His decision to attend Grinnell College after graduating from West Des Moines High School in 1921 remained a mystery to him. "On getting out of high school, I really didn't know where I wanted to go to college," he said in an interview in the Grinnell Magazine in 1994. "I entered Grinnell in the fall of 1921, not knowing exactly what I'd find there. But after I had been there about three weeks, I had fallen in love with the place and you couldn't have driven me out of there with a team of horses."

After earning his bachelor's degree from Grinnell, Mr. Rosenfield received a J.D. from the University of Iowa in 1928, and began practicing law with a Des Moines law firm until 1947. Upon the death of his father in 1929 - Meyer Rosenfield was the director of Younkers - Mr. Rosenfield joined Younker's department store, which had merged with the family retail business, and retired in 1964 as president and chairman of the board.

A spectator of sports while at Grinnell, his love of the game led him to become the chief minority stockholder of the Chicago Cubs baseball team, a team he supported with a passion for most of his life. Following the purchase of the team by the Chicago Tribune, Mr. Rosenfield donated the proceeds from his portion of the sale to Grinnell College.

In 1967, mutual friends introduced Mr. Rosenfield to Warren Buffett and the two became close friends. Investments in Mr. Buffet's future, as well as an investment in Grinnell graduate Robert Noyce's startup company, NM Electronics - the forerunner of Intel - were the cornerstones of Grinnell College's endowment growth.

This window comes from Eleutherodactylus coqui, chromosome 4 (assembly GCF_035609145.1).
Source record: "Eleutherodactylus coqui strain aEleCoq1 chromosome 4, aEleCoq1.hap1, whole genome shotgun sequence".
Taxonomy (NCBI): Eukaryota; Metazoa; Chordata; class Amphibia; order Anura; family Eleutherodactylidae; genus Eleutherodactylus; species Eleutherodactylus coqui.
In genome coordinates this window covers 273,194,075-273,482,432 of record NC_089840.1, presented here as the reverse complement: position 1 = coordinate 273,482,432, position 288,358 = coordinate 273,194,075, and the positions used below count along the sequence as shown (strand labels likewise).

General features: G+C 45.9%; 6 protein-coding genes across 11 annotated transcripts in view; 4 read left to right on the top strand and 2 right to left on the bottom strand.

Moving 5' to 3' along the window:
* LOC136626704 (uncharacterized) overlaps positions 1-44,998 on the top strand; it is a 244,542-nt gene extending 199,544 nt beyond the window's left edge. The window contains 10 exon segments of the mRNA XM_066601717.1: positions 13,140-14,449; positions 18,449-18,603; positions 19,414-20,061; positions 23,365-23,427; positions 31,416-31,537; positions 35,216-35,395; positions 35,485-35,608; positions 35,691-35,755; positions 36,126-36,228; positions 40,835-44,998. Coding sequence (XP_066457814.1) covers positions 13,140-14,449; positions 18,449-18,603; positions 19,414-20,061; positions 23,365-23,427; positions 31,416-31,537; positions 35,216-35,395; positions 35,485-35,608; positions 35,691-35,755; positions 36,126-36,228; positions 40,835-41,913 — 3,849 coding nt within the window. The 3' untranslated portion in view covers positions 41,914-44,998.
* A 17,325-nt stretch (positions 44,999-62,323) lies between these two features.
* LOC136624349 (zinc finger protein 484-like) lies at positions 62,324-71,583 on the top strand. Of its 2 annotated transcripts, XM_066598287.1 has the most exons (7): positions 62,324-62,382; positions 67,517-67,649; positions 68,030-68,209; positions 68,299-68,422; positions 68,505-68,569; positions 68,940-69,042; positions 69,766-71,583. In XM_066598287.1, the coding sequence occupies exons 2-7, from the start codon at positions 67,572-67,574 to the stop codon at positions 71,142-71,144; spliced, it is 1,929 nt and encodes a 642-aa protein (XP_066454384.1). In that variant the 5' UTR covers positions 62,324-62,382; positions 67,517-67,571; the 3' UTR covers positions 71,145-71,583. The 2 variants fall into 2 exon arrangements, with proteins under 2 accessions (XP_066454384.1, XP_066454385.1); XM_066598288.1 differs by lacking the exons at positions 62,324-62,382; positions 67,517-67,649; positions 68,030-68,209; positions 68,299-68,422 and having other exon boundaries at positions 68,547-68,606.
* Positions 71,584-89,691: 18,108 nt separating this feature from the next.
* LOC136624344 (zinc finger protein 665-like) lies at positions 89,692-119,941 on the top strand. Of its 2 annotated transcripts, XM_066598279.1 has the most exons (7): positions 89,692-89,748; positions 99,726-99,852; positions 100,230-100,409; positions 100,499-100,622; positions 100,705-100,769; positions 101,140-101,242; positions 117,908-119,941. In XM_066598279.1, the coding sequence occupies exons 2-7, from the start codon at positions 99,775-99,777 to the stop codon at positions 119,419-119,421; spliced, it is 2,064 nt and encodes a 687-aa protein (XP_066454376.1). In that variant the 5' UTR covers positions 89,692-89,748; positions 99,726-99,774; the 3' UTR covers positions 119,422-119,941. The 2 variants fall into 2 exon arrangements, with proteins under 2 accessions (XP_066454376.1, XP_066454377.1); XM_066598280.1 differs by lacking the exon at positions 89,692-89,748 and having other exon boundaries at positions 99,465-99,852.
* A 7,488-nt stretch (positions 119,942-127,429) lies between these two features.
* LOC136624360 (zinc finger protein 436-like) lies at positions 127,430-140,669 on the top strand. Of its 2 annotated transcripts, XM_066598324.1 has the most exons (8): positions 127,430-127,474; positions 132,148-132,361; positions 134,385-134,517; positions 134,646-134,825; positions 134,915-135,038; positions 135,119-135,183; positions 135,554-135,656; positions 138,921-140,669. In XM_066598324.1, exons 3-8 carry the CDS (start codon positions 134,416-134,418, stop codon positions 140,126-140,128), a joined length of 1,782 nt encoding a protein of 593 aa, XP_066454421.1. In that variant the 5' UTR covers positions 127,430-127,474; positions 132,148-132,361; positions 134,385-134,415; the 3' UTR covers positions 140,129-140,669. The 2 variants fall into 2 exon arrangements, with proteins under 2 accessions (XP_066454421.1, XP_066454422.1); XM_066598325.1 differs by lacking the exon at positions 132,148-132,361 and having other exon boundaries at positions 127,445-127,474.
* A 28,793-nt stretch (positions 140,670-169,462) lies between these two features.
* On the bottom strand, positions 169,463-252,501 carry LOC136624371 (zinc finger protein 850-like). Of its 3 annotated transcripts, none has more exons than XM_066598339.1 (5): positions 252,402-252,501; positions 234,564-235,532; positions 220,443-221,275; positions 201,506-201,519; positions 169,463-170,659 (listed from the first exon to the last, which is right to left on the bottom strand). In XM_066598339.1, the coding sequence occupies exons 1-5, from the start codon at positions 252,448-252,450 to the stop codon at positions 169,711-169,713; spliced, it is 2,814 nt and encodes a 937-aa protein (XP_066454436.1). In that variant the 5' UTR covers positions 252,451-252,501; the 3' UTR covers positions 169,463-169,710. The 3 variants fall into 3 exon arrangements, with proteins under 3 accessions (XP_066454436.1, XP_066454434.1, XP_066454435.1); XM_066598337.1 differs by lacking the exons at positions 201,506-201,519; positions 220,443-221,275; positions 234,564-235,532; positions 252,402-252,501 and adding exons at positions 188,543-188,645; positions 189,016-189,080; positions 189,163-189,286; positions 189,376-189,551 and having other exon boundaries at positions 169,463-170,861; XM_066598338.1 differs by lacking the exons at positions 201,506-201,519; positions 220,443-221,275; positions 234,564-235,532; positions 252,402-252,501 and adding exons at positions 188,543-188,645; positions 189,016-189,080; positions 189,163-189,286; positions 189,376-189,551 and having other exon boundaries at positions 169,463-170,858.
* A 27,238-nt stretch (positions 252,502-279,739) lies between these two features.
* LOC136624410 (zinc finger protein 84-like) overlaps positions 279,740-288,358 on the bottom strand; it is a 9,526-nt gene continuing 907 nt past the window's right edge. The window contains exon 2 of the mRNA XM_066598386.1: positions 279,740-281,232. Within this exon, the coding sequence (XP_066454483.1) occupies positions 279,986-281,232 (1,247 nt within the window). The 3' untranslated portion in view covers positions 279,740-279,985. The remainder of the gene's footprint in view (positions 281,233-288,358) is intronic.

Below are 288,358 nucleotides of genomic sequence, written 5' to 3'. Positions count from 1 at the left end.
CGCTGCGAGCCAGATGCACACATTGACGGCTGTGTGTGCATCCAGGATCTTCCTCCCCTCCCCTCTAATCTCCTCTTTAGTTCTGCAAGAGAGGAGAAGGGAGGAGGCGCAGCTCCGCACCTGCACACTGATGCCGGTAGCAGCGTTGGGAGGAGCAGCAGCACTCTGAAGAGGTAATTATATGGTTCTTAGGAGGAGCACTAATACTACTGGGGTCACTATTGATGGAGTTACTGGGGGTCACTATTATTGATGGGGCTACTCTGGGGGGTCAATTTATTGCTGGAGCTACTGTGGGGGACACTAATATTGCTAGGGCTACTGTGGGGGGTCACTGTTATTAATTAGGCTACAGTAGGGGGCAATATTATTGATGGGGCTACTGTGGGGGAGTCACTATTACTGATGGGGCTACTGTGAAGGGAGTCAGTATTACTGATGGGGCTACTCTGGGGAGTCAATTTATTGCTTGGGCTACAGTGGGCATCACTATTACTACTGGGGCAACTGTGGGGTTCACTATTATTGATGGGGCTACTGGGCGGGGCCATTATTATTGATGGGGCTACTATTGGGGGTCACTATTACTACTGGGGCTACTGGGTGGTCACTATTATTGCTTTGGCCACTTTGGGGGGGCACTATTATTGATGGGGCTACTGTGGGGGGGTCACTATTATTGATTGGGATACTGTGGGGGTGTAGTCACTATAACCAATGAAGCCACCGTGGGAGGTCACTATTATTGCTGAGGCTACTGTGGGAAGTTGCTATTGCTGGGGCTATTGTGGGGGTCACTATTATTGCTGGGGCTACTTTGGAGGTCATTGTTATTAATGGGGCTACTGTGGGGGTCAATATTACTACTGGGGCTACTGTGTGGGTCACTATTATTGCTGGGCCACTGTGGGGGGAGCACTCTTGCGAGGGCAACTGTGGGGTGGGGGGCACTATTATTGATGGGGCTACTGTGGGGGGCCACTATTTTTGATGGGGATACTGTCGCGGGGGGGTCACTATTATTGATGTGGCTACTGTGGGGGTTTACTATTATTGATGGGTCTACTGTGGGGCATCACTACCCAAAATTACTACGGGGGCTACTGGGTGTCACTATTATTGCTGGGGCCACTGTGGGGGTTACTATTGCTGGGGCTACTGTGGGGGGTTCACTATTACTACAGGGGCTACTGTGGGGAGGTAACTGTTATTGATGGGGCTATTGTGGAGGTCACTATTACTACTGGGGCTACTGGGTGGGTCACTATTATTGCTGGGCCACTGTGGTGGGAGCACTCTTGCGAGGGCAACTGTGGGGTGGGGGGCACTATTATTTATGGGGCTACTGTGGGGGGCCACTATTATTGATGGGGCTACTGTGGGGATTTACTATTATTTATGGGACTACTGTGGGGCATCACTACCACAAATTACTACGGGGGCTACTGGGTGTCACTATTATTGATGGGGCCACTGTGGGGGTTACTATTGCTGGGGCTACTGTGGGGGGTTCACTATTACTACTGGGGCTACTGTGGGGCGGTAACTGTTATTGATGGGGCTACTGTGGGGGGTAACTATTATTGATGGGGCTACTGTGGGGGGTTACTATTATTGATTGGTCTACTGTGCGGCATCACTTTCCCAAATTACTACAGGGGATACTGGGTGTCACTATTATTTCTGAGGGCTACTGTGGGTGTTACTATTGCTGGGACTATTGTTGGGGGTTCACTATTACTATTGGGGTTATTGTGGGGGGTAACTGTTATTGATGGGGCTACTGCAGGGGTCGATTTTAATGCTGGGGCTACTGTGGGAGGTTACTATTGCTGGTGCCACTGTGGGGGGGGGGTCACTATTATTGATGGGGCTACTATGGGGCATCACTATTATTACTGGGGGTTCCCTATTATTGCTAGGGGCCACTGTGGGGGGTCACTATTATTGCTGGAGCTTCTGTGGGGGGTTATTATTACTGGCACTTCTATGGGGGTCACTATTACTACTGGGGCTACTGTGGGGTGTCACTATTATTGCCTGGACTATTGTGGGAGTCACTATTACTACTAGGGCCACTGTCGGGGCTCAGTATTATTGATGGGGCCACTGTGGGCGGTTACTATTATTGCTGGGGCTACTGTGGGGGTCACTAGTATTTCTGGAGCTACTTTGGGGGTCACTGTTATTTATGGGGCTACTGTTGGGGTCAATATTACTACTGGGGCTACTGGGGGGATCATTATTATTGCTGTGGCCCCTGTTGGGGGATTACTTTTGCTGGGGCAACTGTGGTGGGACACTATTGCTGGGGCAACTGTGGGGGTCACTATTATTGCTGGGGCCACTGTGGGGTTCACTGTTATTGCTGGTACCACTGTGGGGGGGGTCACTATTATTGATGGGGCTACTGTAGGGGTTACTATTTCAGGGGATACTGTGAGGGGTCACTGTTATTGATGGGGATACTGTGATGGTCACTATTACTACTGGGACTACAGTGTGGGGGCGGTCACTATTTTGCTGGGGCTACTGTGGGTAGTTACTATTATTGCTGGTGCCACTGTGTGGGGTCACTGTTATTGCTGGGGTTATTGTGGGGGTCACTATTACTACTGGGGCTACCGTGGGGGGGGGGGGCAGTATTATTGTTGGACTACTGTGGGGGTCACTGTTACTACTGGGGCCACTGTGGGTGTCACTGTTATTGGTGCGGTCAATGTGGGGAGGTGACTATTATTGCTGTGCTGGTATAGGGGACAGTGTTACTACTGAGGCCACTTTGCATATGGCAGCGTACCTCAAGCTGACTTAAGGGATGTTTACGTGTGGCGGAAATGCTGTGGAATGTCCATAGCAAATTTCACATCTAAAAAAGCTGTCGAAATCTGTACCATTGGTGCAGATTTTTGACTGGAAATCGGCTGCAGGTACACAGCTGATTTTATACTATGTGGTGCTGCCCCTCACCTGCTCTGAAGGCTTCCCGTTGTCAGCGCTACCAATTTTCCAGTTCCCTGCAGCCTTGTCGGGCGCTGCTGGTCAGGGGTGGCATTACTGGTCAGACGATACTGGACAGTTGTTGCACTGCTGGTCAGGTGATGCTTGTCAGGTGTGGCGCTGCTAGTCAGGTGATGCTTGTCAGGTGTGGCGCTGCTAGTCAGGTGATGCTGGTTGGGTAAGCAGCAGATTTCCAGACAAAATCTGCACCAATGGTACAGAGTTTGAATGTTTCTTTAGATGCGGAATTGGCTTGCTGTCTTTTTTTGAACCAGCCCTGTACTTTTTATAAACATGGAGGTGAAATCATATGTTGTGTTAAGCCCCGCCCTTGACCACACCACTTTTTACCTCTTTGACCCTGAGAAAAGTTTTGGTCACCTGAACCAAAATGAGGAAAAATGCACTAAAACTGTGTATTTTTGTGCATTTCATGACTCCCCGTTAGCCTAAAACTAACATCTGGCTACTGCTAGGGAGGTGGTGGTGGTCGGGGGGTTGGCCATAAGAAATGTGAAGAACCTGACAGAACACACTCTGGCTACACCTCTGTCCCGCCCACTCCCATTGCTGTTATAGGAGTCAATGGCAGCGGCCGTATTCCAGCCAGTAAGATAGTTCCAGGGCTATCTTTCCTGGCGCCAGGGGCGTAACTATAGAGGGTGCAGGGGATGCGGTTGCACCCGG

Mr. Rosenfield's commitment to Grinnell College was evident in a recent article in Money Magazine by Jason Zweig, senior writer and columnist. Zweig wrote, "What has Rosenfield meant to Grinnell? The massive endowment, says school president Russell Osgood, has enabled Grinnell to survive even as other small schools have shut down. He has given much of his life and all of his fortune to Grinnell College. 'I just wanted to do some good with the money,' [Rosenfield] says.

"That's a lesson for all of us," Zweig wrote. "Instead of blindly striving to make our money grow each of us should pause and ask: What good is my money if I never do some good with it?"

Mr. Rosenfield received the Distinguished Service Award in Trusteeship in 1988 from the Association of Governing Boards of Universities and Colleges, in recognition of his extraordinary leadership in building and managing of the college's endowment.

During his career, Mr. Rosenfield was committed to a number of institutions, including the Democratic Party. His support of such organizations throughout Iowa as Equitable Life Insurance Company, Northern Natural Gas, Bankers Trust, General Management Corporation, and Northwestern Bell, is legendary.

Rosenfield was also the founder, director, treasurer, and president of Hospital Service of Iowa, Inc., the prototype of non-profit health insurance plans now operating throughout the country.

He is survived by a sister, Louise Noun, Des Moines.

Mr. Rosenfield was preceded in death by his wife, Dannie Burke Rosenfield in 1977; a son, James Walter Rosenfield, who was killed in an automobile accident in 1962 ; and an older sister, Ruth, who died in 1978.